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Are your symptoms flu or COVID-19?

Wellness | January 12, 2021
young woman blowing nose into a tissue
Coughing? Fever? Chills? How can you tell if you have influenza or COVID-19? Here's how they compare.

The facts

Both COVID-19 and influenza are contagious respiratory illnesses, but they are caused by different viruses. Many symptoms of the two are similar, which can cause confusion about which one you may be suffering from.

The Centers for Disease Control and Prevention says COVID-19 seems to spread more easily and can cause more serious illnesses in some people. Ultimately, testing may need to be done to determine which, if any, virus you have.

Here's how the two illnesses compare.

Symptoms shared by COVID-19 and influenza

The severity of both COVID-19 and flu can range from no symptoms (asymptomatic) to severe symptoms.

Shared symptoms include: 

  • Fever or chills. 
  • Cough.
  • Shortness of breath or difficulty breathing.
  • Fatigue.
  • Sore throat.
  • Congestion or running nose. 
  • Muscle or body aches.
  • Headache.
  • Vomiting or diarrhea (more common in children).

Differences in COVID-19 and influenza symptoms

So far, research indicates there may only be one significant difference in symptoms between COVID-19 and the flu:

  • The change in or loss of taste and smell.

Because of this, you may need to see a doctor for testing to determine which virus, if any, you have.

COVID-19 and flu symptoms

Other comparisons

There are a few other notable similarities and differences between influenza and COVID-19.

Contagious period:

  • Similarities: The CDC says both viruses can spread for at least one day before a person shows symptoms.
  • Differences: A person with the flu may be contagious for up to seven days, compared with COVID-19, which could spread for up to 10 days after someone shows symptoms or tests positive. 

How the viruses spread:

  • Similarities: Both COVID-19 and the flu can spread from person-to-person when they’re within about 6 feet of each other. Both are spread mainly by respiratory droplets exerted when someone coughs, sneezes or talks. Both may be spread by people before they begin showing symptoms, by people with very mild symptoms, and by people who never develop symptoms (asymptomatic).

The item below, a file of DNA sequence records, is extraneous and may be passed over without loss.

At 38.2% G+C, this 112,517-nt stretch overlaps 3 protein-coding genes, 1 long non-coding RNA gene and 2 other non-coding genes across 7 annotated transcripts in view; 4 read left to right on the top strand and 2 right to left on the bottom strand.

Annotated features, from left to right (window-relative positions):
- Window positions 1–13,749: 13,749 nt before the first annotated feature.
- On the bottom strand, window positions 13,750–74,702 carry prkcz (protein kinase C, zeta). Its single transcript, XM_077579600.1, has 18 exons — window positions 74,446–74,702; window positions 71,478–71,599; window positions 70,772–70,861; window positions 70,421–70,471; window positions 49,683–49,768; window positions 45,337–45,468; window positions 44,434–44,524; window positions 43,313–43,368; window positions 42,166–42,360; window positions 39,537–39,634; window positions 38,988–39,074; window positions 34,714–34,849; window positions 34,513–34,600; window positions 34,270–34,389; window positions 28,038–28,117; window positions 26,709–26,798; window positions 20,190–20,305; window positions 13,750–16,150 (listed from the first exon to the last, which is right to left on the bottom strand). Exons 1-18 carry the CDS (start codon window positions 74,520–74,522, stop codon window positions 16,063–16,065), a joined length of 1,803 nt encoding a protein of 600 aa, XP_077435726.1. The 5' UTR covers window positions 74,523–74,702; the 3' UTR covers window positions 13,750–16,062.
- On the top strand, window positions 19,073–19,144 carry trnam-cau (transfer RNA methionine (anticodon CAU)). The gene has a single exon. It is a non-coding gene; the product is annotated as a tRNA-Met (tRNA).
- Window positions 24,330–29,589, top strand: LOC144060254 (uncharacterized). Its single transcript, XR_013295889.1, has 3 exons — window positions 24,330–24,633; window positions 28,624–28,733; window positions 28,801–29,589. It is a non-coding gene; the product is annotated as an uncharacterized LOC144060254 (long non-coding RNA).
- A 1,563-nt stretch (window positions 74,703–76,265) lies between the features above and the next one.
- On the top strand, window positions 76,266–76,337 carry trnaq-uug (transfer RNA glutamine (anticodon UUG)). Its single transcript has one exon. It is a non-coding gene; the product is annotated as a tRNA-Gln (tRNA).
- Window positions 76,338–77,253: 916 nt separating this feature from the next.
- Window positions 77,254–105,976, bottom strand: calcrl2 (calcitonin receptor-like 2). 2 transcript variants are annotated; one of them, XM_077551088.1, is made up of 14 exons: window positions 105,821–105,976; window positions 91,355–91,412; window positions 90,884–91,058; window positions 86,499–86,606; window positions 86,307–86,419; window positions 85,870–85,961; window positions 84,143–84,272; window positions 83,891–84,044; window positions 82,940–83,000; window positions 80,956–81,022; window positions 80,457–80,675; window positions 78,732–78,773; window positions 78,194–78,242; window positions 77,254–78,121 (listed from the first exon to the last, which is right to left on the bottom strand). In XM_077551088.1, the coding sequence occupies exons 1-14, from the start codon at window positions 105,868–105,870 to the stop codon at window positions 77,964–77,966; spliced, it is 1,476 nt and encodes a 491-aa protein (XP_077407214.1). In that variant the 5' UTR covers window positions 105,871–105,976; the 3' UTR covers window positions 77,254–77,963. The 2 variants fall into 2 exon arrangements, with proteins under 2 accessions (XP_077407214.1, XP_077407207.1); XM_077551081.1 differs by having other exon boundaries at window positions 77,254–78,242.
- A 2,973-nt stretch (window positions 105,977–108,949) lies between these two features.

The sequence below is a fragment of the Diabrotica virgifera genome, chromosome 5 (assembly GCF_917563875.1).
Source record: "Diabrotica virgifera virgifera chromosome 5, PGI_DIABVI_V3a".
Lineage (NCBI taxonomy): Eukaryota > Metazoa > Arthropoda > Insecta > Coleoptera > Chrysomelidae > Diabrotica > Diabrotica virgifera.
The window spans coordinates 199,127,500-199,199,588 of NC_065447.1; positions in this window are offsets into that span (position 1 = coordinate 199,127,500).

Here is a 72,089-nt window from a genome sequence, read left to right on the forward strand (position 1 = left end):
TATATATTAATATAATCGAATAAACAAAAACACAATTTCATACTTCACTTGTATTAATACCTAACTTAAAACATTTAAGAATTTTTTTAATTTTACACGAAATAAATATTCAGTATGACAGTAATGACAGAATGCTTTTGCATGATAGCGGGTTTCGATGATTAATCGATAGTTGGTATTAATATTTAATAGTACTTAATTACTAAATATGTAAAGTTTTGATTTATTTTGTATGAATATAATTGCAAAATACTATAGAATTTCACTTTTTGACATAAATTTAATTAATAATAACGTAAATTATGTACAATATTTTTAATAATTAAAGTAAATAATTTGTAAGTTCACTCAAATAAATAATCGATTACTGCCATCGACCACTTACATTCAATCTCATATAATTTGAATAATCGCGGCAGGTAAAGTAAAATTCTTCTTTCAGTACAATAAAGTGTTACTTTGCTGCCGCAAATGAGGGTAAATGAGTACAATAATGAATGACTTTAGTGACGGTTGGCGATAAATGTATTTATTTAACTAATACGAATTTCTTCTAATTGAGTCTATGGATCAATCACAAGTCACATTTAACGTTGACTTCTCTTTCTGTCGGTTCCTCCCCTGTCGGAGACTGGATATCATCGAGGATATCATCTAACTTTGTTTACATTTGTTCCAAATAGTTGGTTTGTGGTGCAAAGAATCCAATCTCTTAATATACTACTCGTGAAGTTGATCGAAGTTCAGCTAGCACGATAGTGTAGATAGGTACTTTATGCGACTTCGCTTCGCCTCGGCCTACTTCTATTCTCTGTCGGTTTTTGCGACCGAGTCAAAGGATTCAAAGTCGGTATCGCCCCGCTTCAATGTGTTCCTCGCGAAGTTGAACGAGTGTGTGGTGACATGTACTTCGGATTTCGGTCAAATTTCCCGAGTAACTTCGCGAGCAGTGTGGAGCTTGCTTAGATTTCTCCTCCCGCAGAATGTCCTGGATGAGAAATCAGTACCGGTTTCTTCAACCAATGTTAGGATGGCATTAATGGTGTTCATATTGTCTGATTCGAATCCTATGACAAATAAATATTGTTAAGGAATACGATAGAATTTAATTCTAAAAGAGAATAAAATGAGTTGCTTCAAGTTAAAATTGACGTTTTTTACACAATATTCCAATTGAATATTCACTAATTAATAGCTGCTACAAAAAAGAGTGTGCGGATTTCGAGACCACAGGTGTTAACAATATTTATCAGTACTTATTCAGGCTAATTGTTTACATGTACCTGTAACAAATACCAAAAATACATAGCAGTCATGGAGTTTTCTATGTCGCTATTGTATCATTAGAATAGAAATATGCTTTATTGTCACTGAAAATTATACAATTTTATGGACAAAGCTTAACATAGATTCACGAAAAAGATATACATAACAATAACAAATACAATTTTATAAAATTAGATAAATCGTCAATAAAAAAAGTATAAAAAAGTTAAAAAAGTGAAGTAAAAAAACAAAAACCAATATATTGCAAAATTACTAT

• Differences: COVID-19 is more contagious among certain groups of people than the flu. It can also spread quickly and easily, leading to more “superspreading” events – situations in which one person infects a lot of other people who then spread it to more people.

People at high risk:

  • Similarities: Both viruses can cause severe illness for older adults, people with certain underlying medical conditions and pregnant women.
  • Differences: The risk for complications for healthy children is higher with the flu. However, infants and children with underlying medical conditions are at increased risk for both flu and COVID-19. Additionally, school-aged children with COVID-19 are at higher risk for Multisystem Inflammatory Syndrome in Children (MIS-C), a rare but severe complication of COVID-19.


  • Similarities: Both COVID-19 and flu can cause these complications:
    • Pneumonia
    • Respiratory failure
    • Acute respiratory distress syndrome (fluid in the lungs)
    • Sepsis
    • Cardiac injury (heart attacks and stroke)
    • Multiple-organ failure (respiratory failure, kidney failure, shock)
    • Worsening of chronic conditions (involving the lungs, heart, or nervous system or diabetes)
    • Inflammation of the heart, brain or muscle tissues
    • Secondary bacterial infections (infections in people who have already had the flu or COVID-19)
  • Differences: COVID-19 can also cause blood clots in the lungs, heart, legs or brain, and cause Multisystem Inflammatory Syndrome in Children (MIS-C)


  • Similarities: People can protect themselves and others against both illnesses by:
    • Avoiding close contact with people who are sick.
    • Self-quarantining when they’re symptomatic.
    • Wearing a mask.
    • Washing hands often.
    • Cleaning and disinfecting surfaces and objects.
    • Getting vaccinated.

Source: Centers for Disease Control and Prevention

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